It was now Thursday evening and this was our last night of fishing in Ireland. We were all going home in the morning. Only Marc, Frank and myself fished the evening tide. Frank felt sure that there were bigger bass out there than the 11lb 8oz fish I had landed. Two hours of fishing and between the three of us we caught nothing. Then Marc shouted in his strong South Wales accent, “I’ve got one”. Line was really ripping off his reel. This fish was putting up some fight and made a series of runs. As it came close to the net, looking at the fish, in the fading light, Marc thought that it was probably about 8lb. When it was finally in the net, we could it was no eight-pounder. Frank weighed it and the scales went down to 13lb. What a fish, what a beauty! Marc couldn’t believe it. Like the others, it was returned, and swam off as soon as it made contact with the water. What an end to a marvellous week in Ireland, the last fish of the holiday going 13lb, just fantastic.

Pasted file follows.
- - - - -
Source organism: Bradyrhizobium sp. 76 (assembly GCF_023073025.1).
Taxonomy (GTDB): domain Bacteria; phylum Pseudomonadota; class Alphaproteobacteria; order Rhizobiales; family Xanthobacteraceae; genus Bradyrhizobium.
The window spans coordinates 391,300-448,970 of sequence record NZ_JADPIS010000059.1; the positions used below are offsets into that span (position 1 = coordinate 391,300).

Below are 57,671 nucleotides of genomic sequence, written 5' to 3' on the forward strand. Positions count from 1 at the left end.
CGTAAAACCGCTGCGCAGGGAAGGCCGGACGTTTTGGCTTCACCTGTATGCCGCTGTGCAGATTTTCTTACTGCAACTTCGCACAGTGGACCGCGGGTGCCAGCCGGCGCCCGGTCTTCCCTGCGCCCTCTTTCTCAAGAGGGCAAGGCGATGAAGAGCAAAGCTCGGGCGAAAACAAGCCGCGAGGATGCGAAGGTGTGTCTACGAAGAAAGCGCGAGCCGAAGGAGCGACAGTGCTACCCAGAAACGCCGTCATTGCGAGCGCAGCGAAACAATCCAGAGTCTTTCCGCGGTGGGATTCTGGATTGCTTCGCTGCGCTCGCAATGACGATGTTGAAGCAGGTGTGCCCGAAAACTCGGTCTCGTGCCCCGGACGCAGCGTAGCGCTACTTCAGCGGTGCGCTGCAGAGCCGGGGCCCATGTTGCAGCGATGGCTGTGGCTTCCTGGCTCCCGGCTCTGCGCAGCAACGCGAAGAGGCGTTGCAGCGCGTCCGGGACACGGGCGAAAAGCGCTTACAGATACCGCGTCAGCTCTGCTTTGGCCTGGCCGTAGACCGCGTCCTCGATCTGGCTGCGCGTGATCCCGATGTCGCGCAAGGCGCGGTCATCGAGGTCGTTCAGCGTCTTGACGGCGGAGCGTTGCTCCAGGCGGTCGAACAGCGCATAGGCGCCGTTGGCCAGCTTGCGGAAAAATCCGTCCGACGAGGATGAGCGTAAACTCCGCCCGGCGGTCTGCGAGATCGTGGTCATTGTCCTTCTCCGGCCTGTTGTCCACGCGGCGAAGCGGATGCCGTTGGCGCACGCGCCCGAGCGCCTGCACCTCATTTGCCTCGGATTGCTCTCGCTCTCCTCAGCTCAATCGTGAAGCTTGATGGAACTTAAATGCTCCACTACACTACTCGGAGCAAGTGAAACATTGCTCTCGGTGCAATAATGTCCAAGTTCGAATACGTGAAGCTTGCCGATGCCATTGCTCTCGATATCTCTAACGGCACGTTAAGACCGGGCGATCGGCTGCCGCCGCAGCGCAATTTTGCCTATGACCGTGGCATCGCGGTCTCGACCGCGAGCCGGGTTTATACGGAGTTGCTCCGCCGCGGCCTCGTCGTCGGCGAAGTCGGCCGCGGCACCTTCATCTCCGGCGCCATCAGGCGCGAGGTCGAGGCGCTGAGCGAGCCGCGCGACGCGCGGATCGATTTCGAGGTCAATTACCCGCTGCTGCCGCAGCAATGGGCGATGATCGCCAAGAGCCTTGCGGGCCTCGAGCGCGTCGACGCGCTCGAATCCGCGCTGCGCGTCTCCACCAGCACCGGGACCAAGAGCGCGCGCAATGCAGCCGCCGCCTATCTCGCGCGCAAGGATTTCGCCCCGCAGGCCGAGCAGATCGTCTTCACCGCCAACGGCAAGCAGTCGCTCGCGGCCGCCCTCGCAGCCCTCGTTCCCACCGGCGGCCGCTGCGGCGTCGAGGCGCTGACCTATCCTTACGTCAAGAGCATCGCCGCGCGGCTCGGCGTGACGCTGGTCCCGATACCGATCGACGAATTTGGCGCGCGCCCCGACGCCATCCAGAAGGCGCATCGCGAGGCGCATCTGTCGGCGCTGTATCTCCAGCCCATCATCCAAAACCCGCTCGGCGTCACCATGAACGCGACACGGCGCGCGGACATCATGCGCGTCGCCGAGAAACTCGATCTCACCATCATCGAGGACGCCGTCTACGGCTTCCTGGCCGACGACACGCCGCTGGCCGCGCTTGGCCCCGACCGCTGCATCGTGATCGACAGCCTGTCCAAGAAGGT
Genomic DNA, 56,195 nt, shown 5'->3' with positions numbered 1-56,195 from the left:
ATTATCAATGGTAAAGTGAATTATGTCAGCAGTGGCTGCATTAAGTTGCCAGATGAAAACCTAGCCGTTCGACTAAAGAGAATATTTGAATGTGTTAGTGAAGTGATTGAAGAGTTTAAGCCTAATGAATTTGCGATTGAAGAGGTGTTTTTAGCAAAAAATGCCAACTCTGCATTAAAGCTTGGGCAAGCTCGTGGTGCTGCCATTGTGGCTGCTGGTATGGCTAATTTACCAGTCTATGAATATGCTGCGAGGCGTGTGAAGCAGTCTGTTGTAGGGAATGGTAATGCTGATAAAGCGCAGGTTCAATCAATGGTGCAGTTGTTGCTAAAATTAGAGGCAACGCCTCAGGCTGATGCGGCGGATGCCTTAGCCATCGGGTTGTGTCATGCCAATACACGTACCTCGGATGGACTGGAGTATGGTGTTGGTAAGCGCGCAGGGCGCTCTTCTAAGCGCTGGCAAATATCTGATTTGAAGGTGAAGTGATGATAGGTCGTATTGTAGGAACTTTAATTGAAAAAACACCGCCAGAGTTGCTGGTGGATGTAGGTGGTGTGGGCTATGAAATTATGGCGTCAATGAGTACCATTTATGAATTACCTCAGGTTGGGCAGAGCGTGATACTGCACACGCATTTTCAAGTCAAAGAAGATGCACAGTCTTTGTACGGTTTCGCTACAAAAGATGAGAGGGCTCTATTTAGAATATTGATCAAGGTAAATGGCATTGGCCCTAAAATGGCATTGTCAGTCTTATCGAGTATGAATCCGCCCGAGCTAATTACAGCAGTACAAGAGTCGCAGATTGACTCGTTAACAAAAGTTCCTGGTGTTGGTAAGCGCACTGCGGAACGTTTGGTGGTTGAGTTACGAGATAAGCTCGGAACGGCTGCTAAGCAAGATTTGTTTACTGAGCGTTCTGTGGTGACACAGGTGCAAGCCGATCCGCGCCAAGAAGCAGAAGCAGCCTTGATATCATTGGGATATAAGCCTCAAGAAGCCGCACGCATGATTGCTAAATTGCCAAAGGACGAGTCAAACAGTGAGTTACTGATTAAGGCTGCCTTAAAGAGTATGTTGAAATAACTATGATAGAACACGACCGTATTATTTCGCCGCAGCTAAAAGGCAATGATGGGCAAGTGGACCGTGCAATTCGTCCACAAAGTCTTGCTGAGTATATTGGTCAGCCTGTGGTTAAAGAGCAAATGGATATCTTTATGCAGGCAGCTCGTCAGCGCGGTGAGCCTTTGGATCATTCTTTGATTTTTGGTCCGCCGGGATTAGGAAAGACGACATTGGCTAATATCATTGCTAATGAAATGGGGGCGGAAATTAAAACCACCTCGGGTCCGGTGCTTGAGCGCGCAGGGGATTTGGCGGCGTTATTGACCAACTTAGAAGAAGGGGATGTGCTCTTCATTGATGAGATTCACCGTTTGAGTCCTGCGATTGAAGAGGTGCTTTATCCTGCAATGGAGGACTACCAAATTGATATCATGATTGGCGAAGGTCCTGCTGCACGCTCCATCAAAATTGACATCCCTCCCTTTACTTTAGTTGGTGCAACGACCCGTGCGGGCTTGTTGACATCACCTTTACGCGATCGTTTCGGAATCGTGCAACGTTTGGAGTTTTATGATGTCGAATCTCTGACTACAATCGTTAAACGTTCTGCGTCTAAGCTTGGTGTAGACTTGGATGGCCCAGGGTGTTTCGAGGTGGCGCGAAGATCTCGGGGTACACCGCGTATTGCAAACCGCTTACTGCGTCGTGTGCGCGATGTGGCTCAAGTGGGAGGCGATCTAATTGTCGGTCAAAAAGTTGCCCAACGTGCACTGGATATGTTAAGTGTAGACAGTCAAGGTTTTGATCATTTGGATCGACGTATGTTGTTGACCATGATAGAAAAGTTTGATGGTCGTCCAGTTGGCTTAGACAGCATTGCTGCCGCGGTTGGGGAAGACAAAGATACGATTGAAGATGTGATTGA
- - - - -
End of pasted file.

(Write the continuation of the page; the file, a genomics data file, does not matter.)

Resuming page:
Our week in Ireland had been one I will never forget, and I think that goes for all the lads. We had some really good fish, but we put in a lot of hard work. You only get out what you put in. Over the years I’ve had some excellent bass fishing with lures, but this is a trip I will always cherish. It wasn’t the number of fish that was the most impressive factor, it was the size of them. A double figure fish is the dream of many bass anglers. We landed six! That’s what made it special for me.

Author: Steve Butler

Historical note: This article first appeared in BASS magazine no.105 Spring 2003.

© Bass Anglers’ Sportfishing Society 2008

1 Comment
  1. That trip was really something else Steve. It will never get old and is even more mind blowing on my second read

Leave a Reply